Besides that, the fact remains that “A 2009 study found that children who consumed the most protein from animal sources entered puberty about seven months earlier than those who consumed the least.” (source)
But correlation does not equal causation, and it’s not necessarily about the hormones – Marcia Herman-Giddens, lead author of a 1997 study on early puberty in girls, rang in on the 2009 study for the Huffington Post:
“It’s more likely that meat, milk, and similar foods help trigger earlier puberty because they are rich in protein, calories, and nutrients.”
You can poo-poo that comment all you want, but check this out: many vegetables have more estrogen than hormone-therapy-implanted beef:
source for table
But – have these vegetables changed in estrogen quantity over the last century? Not likely. In the case of soy, we are certainly eating a massively larger quantity than the 1800s, and it’s possible we simply eat more meat because food in general is in greater abundance: easier to purchase, easier to prepare since it’s all done for you.
Why Chickens Get so Big so Fast
Yes, it’s true that the chicken breasts you buy in the store seem impossibly huge.
Yes, it’s true that today’s conventionally farmed meat chickens have massive amounts of breast meat.
Yes, it’s true that those poor chickens get so big in front that they often have trouble walking and may even break their own legs simply by the weight of their chests.
But it’s not added hormones in their feed (that wouldn’t work anyway).
It’s not injected hormones (they’d have to inject them multiple times per day for very little result).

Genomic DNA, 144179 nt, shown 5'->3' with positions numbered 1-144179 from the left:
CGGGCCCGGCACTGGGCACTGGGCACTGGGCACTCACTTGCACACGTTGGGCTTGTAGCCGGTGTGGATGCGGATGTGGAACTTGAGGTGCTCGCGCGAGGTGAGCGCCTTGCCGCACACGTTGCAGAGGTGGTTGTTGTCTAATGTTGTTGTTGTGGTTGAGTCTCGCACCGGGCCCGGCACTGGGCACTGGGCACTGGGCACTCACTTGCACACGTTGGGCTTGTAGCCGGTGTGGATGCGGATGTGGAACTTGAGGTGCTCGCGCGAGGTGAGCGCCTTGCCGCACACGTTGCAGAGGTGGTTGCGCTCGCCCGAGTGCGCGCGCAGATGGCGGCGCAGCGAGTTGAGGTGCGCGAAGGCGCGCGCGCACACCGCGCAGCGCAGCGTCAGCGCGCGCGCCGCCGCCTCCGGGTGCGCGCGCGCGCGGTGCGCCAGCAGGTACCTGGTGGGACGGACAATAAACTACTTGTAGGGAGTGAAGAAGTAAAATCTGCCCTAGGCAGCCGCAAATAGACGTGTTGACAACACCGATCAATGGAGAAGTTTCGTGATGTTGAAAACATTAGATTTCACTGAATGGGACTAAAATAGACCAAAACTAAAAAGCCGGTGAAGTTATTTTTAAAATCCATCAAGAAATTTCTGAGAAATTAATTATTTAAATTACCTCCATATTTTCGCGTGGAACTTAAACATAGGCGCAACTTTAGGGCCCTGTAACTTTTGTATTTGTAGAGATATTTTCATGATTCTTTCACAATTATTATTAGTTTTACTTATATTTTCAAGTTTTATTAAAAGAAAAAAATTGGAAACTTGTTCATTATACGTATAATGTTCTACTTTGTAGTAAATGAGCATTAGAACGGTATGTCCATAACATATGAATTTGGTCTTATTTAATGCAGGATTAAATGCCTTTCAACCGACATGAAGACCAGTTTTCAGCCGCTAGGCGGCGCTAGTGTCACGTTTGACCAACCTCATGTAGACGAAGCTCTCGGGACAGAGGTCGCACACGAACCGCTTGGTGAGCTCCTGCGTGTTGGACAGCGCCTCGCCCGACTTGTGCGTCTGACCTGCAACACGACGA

It’s not any supplementation at all.
Big-breasted chickens are so because of three practices:
- Breeding for growth
- Feeding for growth
- Growing for growth (their environment)
Are these things good for the chicken?
But they make big meat.
Add to that the up to 30% filler that can be pumped into the chicken meat after it is slaughtered (salt, water, sugars, broth, preservatives), and you’ve got a recipe for impossibly fat, juicy chicken breasts.
The Real Reasons for Early Puberty in Girls
Let me say it again: It’s not just the meat!
The complexities of the human body are so vast that it’s impossible to pin a general downward trend in onset of puberty on one thing. However, scientists and doctors have quite a few researched theories:
- Pharmaceuticals in tap water: How many millions of women take birth control and hormone replacement therapy these days? All that extra estrogen is excreted into the sewage system, cannot be filtered by water treatment, and ends up in our water supply. There’s no way this only effect girls. (sources: 1, 2)
- Estrogen-like endocrine disrupting chemicals (EEDC) – they’re everywhere, and this is definitely new in the last century.
- Not enough exercise: Getting exercise is one of the few actions research-proven to help avoid early puberty. (sources: 1, 2)
- Fat accumulation/obesity: One theory is that because hormones collect in fatty tissue, additional fat may cause higher levels of hormones that spark the onset of puberty earlier. (sources: 1, 2, 3, 4, 5, 6, 7)
- Familial make-up: Girls without dad in the home are twice as likely to enter puberty early. (sources: 1, 2)
- Poor infant-mother bond. (source)
- Stress, especially severe and early in life. (sources: 1, 2)
- Sleep patterns being interrupted: Poor sleep decreases melatonin levels, an important hormone. Artificial lighting and screens after natural daylight ends impact this greatly. (sources: 1, 2, 3)
- Low Vitamin D (source)
Now we have to remember that research has only shown that all those elements may be related to early onset of puberty, in girls in particular (obesity, for example, actually works exactly the opposite in boys).
Correlation does not equal causation.
The problems above may in some cases be the result of early puberty or even completely unrelated.
Or perhaps they’re related to each other, like this one:
You’re Not Fat Because You Eat Too Much